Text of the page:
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Research

Bacteria That Fight Malaria

6.13.16

Anopheles gambiae is one of many mosquito species in the genus Anopheles that transmit malaria to humans. At least one species of Anopheles, when infected with Wolbachia bacteria, appears not to act as a vector of the malaria parasite.

Photograph courtesy of the Centers for Disease Control


Anopheles gambiae is one of many mosquito species in the genus Anopheles that transmit malaria to humans. At least one species of Anopheles, when infected with Wolbachia bacteria, appears not to act as a vector of the malaria parasite.

Photograph courtesy of the Centers for Disease Control

Harvard scientists have made a discovery that could lead the way to a new strategy for preventing malaria. Researchers led by Flaminia Catteruccia, associate professor of immunology and infectious diseases at the Harvard T.H. Chan School of Public Health, have found that a type of bacteria, Wolbachia, naturally infect mosquitoes in West Africa and prevent them from transmitting malaria, they reported last month in Nature Communications.

Malaria is transmitted only by Anopheles mosquitoes, and Catteruccia’s team was the first, in 2014, to discover mosquitoes of the genus Anopheles in the wild that were infected with Wolbachia. For this study, they returned to the village in Burkina Faso where they first found the infected population, in order to study whether the infection could really prevent the mosquitoes from carrying the Plasmodium parasites that cause malaria. (Previous studies had shown only that Wolbachia prevented malaria under lab conditions, using strains of the bacteria collected from other insect species.) 

The result was striking: of the 221 mosquitoes Catteruccia’s team collected, only one was infected with both Wolbachia and Plasmodium. “These data,” Catteruccia said, “suggest that in this village, Wolbachia is having a negative effect on malaria transmission, so it is already acting as a sort of anti-malarial agent.” But she cautioned that 221 mosquitoes from one village is a small sample; the work will have to be expanded in order to determine with certainty whether Wolbachia is really effective at preventing mosquitoes from acquiring the malaria parasite.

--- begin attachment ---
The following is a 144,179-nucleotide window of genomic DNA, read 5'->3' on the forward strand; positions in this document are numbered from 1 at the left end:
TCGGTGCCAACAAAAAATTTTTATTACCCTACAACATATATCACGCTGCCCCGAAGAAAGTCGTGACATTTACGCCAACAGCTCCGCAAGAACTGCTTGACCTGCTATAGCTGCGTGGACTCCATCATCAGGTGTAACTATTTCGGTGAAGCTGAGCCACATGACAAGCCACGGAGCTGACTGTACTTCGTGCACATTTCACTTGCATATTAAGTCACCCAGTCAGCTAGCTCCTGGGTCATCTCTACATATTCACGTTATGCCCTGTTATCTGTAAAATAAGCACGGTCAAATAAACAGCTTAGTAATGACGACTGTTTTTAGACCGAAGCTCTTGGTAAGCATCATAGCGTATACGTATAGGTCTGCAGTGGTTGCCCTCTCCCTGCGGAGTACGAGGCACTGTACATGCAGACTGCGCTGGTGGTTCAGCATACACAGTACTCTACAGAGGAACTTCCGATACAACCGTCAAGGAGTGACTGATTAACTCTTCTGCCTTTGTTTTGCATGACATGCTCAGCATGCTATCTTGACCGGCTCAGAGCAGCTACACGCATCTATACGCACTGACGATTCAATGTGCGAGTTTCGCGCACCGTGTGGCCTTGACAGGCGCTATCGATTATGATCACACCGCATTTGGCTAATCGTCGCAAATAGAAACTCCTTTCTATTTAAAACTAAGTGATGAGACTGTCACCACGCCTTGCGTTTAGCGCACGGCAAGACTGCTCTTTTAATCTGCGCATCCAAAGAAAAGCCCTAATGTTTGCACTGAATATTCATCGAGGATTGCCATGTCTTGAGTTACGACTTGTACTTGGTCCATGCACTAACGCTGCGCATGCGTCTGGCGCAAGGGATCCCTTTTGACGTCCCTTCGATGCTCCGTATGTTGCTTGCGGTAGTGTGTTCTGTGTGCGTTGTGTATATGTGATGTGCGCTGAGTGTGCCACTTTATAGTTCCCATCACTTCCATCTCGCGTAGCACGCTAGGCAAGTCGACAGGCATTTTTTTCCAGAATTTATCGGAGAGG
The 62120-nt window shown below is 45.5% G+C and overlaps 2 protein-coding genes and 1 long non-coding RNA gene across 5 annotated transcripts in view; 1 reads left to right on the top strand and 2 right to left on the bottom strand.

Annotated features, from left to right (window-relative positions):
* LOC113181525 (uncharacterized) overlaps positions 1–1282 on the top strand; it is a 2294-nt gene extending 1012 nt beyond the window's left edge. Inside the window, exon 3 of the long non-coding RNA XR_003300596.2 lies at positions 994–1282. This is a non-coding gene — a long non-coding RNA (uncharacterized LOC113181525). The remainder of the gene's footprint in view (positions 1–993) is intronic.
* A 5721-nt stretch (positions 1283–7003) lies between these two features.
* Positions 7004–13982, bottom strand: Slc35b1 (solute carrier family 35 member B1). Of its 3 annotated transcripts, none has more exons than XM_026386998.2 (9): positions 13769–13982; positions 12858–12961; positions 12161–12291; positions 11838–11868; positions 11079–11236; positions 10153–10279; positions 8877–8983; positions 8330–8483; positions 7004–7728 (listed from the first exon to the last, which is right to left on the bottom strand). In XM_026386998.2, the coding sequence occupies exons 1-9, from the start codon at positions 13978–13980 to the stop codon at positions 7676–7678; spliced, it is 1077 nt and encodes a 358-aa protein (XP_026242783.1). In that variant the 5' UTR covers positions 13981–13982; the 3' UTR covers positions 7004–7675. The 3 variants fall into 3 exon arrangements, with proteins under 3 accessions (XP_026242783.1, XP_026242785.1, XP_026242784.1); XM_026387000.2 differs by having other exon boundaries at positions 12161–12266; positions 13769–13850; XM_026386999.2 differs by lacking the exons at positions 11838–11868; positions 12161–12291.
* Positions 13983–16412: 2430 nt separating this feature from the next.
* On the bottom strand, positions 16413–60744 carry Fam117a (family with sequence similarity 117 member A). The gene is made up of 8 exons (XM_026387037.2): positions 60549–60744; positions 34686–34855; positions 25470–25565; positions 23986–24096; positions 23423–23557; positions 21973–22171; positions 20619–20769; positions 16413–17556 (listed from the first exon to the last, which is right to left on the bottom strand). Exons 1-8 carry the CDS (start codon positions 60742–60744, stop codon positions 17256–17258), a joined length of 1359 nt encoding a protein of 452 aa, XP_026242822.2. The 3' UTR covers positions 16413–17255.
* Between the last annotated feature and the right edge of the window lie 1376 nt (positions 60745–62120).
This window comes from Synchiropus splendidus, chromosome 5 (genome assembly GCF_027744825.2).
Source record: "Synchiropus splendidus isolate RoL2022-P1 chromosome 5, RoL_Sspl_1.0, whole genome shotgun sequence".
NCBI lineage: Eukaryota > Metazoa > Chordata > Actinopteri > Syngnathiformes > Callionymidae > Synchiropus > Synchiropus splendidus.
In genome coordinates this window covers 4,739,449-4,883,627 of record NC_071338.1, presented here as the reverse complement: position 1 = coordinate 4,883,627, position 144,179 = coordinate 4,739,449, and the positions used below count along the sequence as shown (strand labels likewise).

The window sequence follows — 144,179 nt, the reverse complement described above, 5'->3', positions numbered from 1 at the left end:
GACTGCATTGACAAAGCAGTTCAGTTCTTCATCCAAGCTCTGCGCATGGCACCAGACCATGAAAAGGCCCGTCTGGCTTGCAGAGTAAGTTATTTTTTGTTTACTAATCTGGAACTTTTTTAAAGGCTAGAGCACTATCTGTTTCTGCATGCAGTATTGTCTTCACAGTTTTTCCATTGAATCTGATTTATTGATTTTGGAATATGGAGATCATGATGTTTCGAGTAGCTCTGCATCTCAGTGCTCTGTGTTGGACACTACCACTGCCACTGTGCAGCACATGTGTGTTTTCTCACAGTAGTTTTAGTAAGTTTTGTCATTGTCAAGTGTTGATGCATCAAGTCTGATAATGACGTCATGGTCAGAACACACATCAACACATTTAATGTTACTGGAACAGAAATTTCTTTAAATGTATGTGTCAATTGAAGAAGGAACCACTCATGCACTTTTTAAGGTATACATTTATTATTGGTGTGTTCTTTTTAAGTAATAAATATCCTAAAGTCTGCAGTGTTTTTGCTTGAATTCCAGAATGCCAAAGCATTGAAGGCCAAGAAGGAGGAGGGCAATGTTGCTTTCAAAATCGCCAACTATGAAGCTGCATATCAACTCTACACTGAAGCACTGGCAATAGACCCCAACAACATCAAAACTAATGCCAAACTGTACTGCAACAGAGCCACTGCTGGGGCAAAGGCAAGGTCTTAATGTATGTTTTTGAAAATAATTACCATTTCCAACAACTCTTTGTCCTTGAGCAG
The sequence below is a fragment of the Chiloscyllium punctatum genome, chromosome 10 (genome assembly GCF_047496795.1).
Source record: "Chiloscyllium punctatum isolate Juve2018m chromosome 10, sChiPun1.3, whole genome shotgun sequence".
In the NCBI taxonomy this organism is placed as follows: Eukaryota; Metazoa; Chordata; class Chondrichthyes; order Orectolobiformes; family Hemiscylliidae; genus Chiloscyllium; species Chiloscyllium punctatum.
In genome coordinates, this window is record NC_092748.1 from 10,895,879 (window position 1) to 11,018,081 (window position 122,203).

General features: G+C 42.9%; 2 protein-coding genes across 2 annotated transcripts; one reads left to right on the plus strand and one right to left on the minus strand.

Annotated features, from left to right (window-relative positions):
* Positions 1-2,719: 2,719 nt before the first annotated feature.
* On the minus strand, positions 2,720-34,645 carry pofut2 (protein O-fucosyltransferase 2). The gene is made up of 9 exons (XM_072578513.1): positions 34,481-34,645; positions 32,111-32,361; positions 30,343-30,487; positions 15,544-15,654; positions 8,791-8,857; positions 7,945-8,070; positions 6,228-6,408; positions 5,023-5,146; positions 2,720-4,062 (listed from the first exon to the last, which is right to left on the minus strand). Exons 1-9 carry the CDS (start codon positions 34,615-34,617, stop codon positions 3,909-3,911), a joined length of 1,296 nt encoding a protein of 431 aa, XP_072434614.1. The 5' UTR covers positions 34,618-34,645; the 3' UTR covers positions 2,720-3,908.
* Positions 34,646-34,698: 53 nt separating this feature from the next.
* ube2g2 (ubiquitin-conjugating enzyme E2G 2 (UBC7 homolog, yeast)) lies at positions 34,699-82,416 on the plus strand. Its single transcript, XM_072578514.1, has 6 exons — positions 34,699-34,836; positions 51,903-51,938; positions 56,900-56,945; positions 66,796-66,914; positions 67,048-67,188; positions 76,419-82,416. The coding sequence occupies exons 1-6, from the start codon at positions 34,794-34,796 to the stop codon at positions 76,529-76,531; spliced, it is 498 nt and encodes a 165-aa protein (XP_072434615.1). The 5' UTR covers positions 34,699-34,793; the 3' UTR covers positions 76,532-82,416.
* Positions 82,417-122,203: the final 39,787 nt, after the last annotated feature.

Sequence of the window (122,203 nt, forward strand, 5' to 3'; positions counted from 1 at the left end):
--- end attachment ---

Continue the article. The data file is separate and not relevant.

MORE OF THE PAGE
Some strains of the Wolbachia bacterium are able to spread rapidly through Anopheles populations by hijacking the mosquito host’s reproductive system. Unfortunately, Catteruccia and her team found that the Wolbachia bacteria in the mosquito population they observed did not have that ability. She hopes that further study in the lab can help scientists overcome this problem: “We’re also adapting this bacterium to lab mosquito populations,” she said, “so that we can study...and also possibly modify the behavior of this bacterium and make it spread more rapidly....”

If that effort is successful, Catteruccia said scientists could, in the future, deliberately release Wolbachia-infected mosquitoes into the wild to reduce the occurrence of malaria in humans. “Particularly in areas where there are a lot of drug-resistant parasites,” she added, “having some help from mosquitoes by freeing the mosquito from parasites could be a very powerful strategy.” Wolbachia has already been used as part of efforts to fight dengue, and promising new research suggests it could also be effective in reducing transmission of the Zika virus.

Using Wolbachia to fight malaria might have advantages over another method Catteruccia has studied: gene editing, as reported in this Harvard Magazine cover story. It might be easier to facilitate the spread of Wolbachia bacteria among mosquito populations than to engineer the spread of genetic modifications that prevent malaria transmission. And, if the remarkably high percentage of efficacy observed in Burkina Faso by her team ultimately proves repeatable, the Wolbachia method might also simply be a more efficient means of control. Finally, she suggested, public opposition to gene editing on ethical grounds could steer attention toward Wolbachia. “We’re not manipulating the natural populations,” Catteruccia said. “In terms of public acceptance, this could be a more environmentally friendly way to proceed with malaria control.”

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